and IFAD have
recently produced a report where they argue about the existing
potentials for well-targeted, local interventions in water
that can contribute to the rapid improvement in the livelihoods
of the rural poor in SSA.
The same interventions that can help attaining the Millennium
Development Goal of eradicating extreme poverty and hunger.
There are important opportunities for new investments
in water but their success depend on the development of
new models of interventions, centered on enhancing the
diversity of livelihood conditions of rural populations.
There is no “one size fits all” approach for
improving livelihoods. Different contexts and needs require
different types of investments to guide the choice for
Sub-Saharan Africa can be divided in 13 major “livelihood
zones”. Each zone offers distinct opportunities for
livelihood sustenance and development, has different agro-ecological
conditions, and shows different angles for water-related
investments for poverty reduction.
A closer observation also shows the differences of rural
poor distribution across the livelihood zones, with high
prevalence of relative poverty in the highlands of Ethiopia,
the Lake Victoria basin, parts of Nigeria and in the semi-arid
and sub-humid areas.
The types of interventions required rarely involve large-scale
irrigation schemes, although there is a need to improve
those already existing, when these systems are used below
capacity and are poorly maintained. In all cases, clear
policies need to be put in place to allow equitable access
to the water by poor farmers, who also require favorable
market linkages and conditions.
The report’s main focus is on small-scale on-farm
improvements, structures that are easy to operate and maintain
locally and that target mainly female and male smallholders.
Such interventions will focus in particular on improving
water management in rainfed agriculture.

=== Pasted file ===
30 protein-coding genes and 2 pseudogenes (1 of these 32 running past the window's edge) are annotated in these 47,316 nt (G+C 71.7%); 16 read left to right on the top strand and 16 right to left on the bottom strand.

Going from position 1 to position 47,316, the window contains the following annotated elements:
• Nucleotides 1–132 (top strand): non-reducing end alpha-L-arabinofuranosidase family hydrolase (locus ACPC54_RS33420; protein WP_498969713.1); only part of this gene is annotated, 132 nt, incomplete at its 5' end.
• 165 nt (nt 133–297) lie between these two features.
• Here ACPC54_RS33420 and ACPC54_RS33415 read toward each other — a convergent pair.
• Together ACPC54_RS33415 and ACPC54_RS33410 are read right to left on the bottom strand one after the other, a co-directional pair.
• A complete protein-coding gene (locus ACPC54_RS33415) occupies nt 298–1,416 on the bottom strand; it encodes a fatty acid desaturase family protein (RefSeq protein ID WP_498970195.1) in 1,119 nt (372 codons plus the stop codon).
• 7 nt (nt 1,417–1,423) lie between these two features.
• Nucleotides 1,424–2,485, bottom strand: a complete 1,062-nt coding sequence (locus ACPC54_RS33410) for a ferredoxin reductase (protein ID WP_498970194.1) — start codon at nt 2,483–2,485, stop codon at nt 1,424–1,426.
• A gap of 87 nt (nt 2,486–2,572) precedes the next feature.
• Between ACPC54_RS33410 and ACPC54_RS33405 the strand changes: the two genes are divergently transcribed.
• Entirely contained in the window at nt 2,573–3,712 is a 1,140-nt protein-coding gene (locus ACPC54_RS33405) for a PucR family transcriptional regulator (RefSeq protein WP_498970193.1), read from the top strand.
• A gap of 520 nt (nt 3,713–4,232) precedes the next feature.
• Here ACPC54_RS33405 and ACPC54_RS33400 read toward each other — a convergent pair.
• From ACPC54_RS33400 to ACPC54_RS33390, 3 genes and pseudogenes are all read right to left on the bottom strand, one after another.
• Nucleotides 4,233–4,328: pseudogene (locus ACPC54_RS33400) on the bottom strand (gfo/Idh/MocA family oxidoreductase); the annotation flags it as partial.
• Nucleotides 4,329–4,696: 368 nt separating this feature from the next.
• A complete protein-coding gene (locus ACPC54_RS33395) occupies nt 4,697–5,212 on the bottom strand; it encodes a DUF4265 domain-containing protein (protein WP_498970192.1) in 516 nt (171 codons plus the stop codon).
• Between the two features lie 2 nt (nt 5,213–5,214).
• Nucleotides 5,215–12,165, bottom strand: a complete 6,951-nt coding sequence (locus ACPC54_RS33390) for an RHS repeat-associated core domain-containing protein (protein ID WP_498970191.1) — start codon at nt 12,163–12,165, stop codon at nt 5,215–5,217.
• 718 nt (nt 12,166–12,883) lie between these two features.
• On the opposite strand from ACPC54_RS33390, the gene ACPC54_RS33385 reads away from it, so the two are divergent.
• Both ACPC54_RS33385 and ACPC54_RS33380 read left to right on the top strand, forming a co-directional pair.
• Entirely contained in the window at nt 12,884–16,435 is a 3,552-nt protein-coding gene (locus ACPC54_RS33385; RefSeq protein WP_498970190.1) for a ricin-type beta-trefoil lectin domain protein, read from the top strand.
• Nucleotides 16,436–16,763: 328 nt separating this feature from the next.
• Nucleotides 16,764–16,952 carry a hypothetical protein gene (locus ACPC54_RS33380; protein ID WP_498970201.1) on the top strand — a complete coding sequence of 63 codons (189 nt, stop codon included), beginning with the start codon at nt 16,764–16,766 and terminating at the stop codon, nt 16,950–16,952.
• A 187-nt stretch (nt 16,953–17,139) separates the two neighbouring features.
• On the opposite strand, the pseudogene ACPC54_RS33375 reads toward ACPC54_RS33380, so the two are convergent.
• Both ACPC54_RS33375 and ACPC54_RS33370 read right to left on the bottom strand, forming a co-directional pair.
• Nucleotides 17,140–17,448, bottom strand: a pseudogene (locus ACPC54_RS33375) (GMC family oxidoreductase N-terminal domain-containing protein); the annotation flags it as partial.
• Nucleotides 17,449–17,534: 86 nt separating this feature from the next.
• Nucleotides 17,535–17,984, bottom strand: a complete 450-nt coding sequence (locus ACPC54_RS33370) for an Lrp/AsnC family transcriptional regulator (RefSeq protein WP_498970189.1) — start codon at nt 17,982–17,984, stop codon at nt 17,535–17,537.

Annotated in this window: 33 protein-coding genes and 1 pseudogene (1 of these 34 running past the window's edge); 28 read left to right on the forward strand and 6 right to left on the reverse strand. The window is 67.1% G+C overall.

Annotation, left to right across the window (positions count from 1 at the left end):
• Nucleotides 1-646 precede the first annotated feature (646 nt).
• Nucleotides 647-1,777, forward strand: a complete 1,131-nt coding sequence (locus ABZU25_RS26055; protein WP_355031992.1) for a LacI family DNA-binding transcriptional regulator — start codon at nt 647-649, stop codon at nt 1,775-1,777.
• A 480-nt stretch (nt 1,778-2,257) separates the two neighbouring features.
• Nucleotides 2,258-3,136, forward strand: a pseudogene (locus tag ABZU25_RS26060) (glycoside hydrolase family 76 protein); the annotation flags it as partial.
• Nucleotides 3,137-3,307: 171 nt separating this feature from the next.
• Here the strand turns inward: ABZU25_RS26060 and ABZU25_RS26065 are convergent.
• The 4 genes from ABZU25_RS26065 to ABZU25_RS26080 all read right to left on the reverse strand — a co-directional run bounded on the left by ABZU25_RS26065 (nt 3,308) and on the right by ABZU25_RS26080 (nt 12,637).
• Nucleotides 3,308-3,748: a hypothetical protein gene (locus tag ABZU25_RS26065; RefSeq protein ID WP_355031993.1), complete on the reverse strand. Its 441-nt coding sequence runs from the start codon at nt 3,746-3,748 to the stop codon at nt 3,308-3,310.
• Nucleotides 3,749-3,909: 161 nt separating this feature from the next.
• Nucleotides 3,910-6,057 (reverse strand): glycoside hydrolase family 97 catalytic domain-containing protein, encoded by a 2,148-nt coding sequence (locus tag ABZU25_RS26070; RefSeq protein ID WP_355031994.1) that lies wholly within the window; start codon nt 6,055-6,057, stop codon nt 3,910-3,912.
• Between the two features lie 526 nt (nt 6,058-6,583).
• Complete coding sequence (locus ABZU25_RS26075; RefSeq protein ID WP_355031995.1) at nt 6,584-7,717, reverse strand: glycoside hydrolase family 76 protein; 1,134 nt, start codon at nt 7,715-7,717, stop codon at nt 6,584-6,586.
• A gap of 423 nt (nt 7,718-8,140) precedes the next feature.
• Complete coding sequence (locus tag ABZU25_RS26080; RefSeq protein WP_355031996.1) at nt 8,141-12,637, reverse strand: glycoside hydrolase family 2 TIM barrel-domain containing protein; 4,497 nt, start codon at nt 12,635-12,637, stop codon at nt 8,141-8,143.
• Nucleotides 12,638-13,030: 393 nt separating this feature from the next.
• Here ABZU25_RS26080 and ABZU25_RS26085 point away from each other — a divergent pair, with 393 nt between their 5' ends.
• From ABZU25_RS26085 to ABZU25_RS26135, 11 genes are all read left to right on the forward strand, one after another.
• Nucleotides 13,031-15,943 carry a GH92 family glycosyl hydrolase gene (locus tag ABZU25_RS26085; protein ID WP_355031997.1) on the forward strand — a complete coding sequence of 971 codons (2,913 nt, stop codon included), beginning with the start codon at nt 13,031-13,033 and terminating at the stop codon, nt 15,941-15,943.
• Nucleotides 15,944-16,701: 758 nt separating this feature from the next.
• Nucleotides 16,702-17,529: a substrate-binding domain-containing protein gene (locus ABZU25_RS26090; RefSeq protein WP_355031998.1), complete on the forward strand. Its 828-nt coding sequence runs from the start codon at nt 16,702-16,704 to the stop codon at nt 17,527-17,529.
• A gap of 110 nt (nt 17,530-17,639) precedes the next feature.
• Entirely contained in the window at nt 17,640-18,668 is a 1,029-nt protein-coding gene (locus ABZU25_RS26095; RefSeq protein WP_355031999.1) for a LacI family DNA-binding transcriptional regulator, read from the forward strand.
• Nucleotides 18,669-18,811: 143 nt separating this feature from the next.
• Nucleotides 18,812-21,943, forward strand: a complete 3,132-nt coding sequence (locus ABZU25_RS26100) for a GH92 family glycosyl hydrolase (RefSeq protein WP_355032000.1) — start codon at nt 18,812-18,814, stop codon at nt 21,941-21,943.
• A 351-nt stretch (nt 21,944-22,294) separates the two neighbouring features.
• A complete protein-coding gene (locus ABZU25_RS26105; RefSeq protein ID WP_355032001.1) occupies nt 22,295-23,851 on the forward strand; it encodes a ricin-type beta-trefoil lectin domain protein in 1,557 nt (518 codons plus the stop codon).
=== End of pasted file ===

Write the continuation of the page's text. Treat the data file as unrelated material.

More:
Investments in water infrastructure alone cannot suffice to improve agricultural productivity in SSA. Farmers need secure access to inputs including fertilizer, better seeds, and credit. They need to be better educated and informed on the use of inputs and the latest techniques.
Investments in water control need to be planned and implemented in
the much broader framework of agricultural and rural
development, where production, markets, finance and
infrastructure are conceived in an integrated way and are mutually
supporting. Furthermore, the policy and institutional framework has
to ensure fair and equitable access to water resources and effective
access to markets for agricultural products.
Climate change represents an additional challenge to rural people
in SSA, and a further reason for investment in water
control. In view of their limited adaptive capacity, smallholder
farmers, pastoralists and artisanal fishers in SSA are among the
most vulnerable to the impact of climate change. While projections
on possible changes in annual rainfall vary across Africa, these
populations will experience the negative effects of increased temperature
on yields, combined with a high vulnerability to extreme events.
For them, enhanced control of water will become critical in building
resilience to increased climate variability